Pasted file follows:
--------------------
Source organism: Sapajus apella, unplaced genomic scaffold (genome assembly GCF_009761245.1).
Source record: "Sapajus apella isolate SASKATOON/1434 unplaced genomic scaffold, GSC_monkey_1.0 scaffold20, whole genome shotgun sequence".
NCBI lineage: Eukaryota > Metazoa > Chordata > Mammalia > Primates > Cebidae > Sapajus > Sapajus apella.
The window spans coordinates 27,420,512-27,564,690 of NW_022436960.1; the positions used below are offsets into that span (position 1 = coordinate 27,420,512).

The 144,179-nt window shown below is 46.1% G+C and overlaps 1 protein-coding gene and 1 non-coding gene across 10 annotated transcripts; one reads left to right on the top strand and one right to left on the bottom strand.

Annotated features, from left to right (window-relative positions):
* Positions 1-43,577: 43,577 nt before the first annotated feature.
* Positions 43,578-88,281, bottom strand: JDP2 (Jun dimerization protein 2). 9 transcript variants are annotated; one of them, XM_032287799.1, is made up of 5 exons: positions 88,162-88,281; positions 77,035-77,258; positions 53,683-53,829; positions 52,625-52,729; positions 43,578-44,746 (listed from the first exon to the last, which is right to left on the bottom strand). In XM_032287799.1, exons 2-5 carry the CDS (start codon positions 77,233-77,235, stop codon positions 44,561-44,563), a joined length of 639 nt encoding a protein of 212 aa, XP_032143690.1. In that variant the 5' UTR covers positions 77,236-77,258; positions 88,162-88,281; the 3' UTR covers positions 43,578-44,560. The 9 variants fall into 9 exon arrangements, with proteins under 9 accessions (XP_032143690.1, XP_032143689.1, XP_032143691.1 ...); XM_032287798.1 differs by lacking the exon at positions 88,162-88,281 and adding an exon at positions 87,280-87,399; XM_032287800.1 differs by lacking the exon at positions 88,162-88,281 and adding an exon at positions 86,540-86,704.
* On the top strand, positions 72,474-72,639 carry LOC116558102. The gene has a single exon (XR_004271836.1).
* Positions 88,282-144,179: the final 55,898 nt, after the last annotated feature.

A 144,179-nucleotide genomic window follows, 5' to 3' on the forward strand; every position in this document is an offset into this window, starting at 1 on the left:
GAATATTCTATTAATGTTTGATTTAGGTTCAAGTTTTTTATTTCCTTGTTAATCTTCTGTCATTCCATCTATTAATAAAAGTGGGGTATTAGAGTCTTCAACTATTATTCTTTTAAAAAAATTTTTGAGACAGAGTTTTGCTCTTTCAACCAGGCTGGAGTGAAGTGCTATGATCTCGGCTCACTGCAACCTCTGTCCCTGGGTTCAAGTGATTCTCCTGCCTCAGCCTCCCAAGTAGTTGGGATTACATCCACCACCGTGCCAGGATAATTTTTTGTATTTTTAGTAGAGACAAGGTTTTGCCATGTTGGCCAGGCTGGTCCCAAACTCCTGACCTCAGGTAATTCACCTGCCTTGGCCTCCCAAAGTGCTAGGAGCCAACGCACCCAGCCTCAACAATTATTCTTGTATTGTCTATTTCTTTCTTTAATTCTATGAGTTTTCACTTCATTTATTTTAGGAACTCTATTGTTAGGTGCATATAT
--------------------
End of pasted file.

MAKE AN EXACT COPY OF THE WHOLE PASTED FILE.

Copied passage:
Source organism: Sapajus apella, unplaced genomic scaffold (genome assembly GCF_009761245.1).
Source record: "Sapajus apella isolate SASKATOON/1434 unplaced genomic scaffold, GSC_monkey_1.0 scaffold20, whole genome shotgun sequence".
NCBI lineage: Eukaryota > Metazoa > Chordata > Mammalia > Primates > Cebidae > Sapajus > Sapajus apella.
The window spans coordinates 27,420,512-27,564,690 of NW_022436960.1; the positions used below are offsets into that span (position 1 = coordinate 27,420,512).

The 144,179-nt window shown below is 46.1% G+C and overlaps 1 protein-coding gene and 1 non-coding gene across 10 annotated transcripts; one reads left to right on the top strand and one right to left on the bottom strand.

Annotated features, from left to right (window-relative positions):
* Positions 1-43,577: 43,577 nt before the first annotated feature.
* Positions 43,578-88,281, bottom strand: JDP2 (Jun dimerization protein 2). 9 transcript variants are annotated; one of them, XM_032287799.1, is made up of 5 exons: positions 88,162-88,281; positions 77,035-77,258; positions 53,683-53,829; positions 52,625-52,729; positions 43,578-44,746 (listed from the first exon to the last, which is right to left on the bottom strand). In XM_032287799.1, exons 2-5 carry the CDS (start codon positions 77,233-77,235, stop codon positions 44,561-44,563), a joined length of 639 nt encoding a protein of 212 aa, XP_032143690.1. In that variant the 5' UTR covers positions 77,236-77,258; positions 88,162-88,281; the 3' UTR covers positions 43,578-44,560. The 9 variants fall into 9 exon arrangements, with proteins under 9 accessions (XP_032143690.1, XP_032143689.1, XP_032143691.1 ...); XM_032287798.1 differs by lacking the exon at positions 88,162-88,281 and adding an exon at positions 87,280-87,399; XM_032287800.1 differs by lacking the exon at positions 88,162-88,281 and adding an exon at positions 86,540-86,704.
* On the top strand, positions 72,474-72,639 carry LOC116558102. The gene has a single exon (XR_004271836.1).
* Positions 88,282-144,179: the final 55,898 nt, after the last annotated feature.

A 144,179-nucleotide genomic window follows, 5' to 3' on the forward strand; every position in this document is an offset into this window, starting at 1 on the left:
GAATATTCTATTAATGTTTGATTTAGGTTCAAGTTTTTTATTTCCTTGTTAATCTTCTGTCATTCCATCTATTAATAAAAGTGGGGTATTAGAGTCTTCAACTATTATTCTTTTAAAAAAATTTTTGAGACAGAGTTTTGCTCTTTCAACCAGGCTGGAGTGAAGTGCTATGATCTCGGCTCACTGCAACCTCTGTCCCTGGGTTCAAGTGATTCTCCTGCCTCAGCCTCCCAAGTAGTTGGGATTACATCCACCACCGTGCCAGGATAATTTTTTGTATTTTTAGTAGAGACAAGGTTTTGCCATGTTGGCCAGGCTGGTCCCAAACTCCTGACCTCAGGTAATTCACCTGCCTTGGCCTCCCAAAGTGCTAGGAGCCAACGCACCCAGCCTCAACAATTATTCTTGTATTGTCTATTTCTTTCTTTAATTCTATGAGTTTTCACTTCATTTATTTTAGGAACTCTATTGTTAGGTGCATATAT